Android Police

Articles Tagged:

encryption

41

Google would really like to remind you that all Duo calls are end-to-end encrypted

Since its launch in 2016, Google Duo has used end-to-end encryption for calls, messages, notes, and all kinds of communications carried through it. That encryption is one of the reasons we recommend using Duo to catch up with friends and family, but most users may not be aware of it. Now Google is boasting this privacy-centric approach for everyone to see, and while it's at it, it added the option to send more emojis to your contacts.

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100

Messages v6.2.031 promises end-to-end encryption over RCS and expanded web features for Google Fi (APK Teardown)

Google Messages has become the app to watch now that new leadership has been tasked with cleaning up some of sprawl created by projects of the past. A new dogfood build of the app made it into circulation, and it contains signs for some important features people have been looking forward to. For those with a desire to keep their messages private, Messages will soon support end-to-end encryption over RCS. And if you're a Google Fi user, get ready to see some huge improvements to the Messages for Web service that will bring browser-based access to calls and voicemail.

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22

WhatsApp is working on password-protected Google Drive backups

When you think about it, WhatsApp isn't the most intuitive messenger when it comes to moving from phone to phone. You need to turn on local backups or enable uploads to Google Drive and have to remember to back up before you factory reset your old phone, otherwise you might lose your most recent messages. And from a security standpoint, these backups are a nightmare, too — in contrast to messages you send and receive, they aren't encrypted. WhatsApp is looking to change that and is working on password protection for its cloud backups.

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15

The team behind ProtonMail announces ProtonCalendar, brings end-to-end agenda encryption

One of the biggest problems in tech right now is privacy, and the general lack thereof when it comes to using most modern apps and services. Companies collect more data about us than we're probably aware of, and even if we don't think we have anything to hide, that information can be used in ways we don't anticipate, and often not to our benefit. That's why services like ProtonMail exist, and why we've started a series on open source alternatives to Google apps. Now the folks behind ProtonMail are expanding their portfolio G Suite-style with a new ProtonCalendar app.

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218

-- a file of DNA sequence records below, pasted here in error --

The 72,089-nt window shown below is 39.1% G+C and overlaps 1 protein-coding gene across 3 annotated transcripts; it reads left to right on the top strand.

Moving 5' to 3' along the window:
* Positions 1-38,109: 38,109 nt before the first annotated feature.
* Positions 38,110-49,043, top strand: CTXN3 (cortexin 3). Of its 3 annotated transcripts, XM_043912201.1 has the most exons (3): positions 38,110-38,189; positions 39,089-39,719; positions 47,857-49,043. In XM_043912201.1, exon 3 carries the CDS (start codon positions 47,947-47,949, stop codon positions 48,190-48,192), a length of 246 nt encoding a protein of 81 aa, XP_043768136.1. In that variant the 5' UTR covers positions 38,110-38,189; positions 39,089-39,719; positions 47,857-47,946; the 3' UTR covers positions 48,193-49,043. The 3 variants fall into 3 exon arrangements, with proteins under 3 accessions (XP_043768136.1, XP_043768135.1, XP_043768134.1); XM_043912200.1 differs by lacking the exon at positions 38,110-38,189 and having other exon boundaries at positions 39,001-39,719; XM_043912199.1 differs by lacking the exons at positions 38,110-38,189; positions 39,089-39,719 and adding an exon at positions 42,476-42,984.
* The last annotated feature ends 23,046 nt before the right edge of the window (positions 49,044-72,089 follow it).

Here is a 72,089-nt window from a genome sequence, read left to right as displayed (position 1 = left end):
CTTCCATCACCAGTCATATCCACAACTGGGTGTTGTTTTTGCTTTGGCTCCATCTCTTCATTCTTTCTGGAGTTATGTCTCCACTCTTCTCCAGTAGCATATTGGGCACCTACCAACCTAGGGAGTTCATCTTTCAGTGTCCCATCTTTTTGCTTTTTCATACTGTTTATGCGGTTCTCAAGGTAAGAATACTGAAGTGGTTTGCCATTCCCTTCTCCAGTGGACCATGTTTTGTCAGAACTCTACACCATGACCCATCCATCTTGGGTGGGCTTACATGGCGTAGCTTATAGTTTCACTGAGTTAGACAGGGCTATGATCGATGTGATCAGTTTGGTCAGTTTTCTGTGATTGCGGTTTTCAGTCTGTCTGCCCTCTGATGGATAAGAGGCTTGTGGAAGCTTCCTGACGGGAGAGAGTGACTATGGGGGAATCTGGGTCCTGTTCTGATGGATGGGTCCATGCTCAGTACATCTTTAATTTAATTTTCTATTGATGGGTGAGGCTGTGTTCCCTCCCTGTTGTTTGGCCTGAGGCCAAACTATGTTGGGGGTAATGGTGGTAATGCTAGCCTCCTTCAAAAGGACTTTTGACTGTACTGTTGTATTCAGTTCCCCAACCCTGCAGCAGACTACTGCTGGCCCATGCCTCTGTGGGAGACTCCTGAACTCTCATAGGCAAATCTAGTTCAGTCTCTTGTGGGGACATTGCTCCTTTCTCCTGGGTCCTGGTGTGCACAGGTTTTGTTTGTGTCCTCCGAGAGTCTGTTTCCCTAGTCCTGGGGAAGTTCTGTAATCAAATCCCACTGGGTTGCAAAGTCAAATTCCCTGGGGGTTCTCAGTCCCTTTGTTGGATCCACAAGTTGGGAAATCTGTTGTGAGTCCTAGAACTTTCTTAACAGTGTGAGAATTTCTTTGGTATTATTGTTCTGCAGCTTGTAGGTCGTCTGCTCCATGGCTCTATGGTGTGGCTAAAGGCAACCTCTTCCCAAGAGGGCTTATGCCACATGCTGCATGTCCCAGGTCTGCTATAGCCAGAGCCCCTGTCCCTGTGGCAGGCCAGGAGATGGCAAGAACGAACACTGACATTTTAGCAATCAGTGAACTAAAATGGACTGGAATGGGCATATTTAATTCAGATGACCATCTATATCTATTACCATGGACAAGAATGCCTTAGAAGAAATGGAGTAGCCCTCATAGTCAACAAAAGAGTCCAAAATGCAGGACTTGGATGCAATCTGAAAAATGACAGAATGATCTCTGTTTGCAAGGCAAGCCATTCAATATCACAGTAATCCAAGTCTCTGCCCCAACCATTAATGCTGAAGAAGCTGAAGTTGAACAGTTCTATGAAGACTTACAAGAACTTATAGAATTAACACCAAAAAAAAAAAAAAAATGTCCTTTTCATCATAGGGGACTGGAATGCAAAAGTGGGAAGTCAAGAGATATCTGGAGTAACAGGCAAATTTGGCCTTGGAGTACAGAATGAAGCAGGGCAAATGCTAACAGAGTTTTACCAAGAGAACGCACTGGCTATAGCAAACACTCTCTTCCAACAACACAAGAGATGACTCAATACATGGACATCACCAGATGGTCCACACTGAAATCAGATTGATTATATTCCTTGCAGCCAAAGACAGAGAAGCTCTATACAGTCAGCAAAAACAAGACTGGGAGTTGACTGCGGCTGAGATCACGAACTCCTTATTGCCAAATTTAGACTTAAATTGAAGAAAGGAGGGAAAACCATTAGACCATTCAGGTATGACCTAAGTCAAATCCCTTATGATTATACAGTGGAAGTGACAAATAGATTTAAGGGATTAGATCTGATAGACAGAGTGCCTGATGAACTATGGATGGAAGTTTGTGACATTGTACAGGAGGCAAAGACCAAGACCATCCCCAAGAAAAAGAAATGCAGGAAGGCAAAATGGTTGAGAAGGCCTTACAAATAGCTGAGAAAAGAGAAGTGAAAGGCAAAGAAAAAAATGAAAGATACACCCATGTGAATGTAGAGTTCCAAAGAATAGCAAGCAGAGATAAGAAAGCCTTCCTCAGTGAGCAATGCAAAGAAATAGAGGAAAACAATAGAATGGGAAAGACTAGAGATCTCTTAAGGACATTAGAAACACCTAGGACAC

Trump administration reportedly considering ban on end-to-end encryption

Encryption in everyday devices should be an industry-wide standard, but many world governments are still fiercely opposed to the idea. End-to-end encryption makes it possible to send messages that can only be read by the recipient, meaning both hackers and law enforcement are out of luck. According to a new report, senior U.S. officials are debating a possible encryption ban.

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10

Samsung's new USB PD 100W chips may finally bring ultra-fast charging to the masses

Xiaomi recently impressed battery worrywarts with its 100-watt Super Charge Turbo solution, but has yet to officially announce a phone with that technology. But when it comes to connecting up a couple of things with a USB cable, there's more to the equation than just power. Samsung is attempting to push that point by introducing a couple of power management chips today that can push 100W, but also puts priority on encryption.

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6

Android Q will bring mandatory disk encryption to even low-end devices with Adiantum's help

Google's tug of war with hackers is never ending and we're stuck right in the middle of it. Given that Android is such a big target with billions of active devices out in the world, the company has to keep on the offensive. And with the latest security improvements in Android Q, more people than ever before will be able to stay safe.

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InBrief
2

Android Q will support encryption on low-end devices

34

[Update: App available] Mozilla Firefox Send lets you share encrypted files privately and for free

Mozilla is one of the champions for internet freedom and privacy – which is part of why I love the company and its work – so it's no surprise that it "graduated" one of its experiments to a full-fledged product. Meet Firefox Send, a free, encrypted file-transfer service.

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20

Adiantum is Google's new fast storage encryption mode for mobile devices

Talking about encryption is difficult because while it's crucial for security and privacy, most people don't understand or care about it. Despite its importance, there's always a trade-off, since it takes a (sometimes hefty) toll on system resources. This can make a device practically unusable with how it slow it is due to the encryption processes. To combat this, Google announced Adiantum, a new mode of storage encryption for low-power devices like Android Go phones, smartwatches, and so on.

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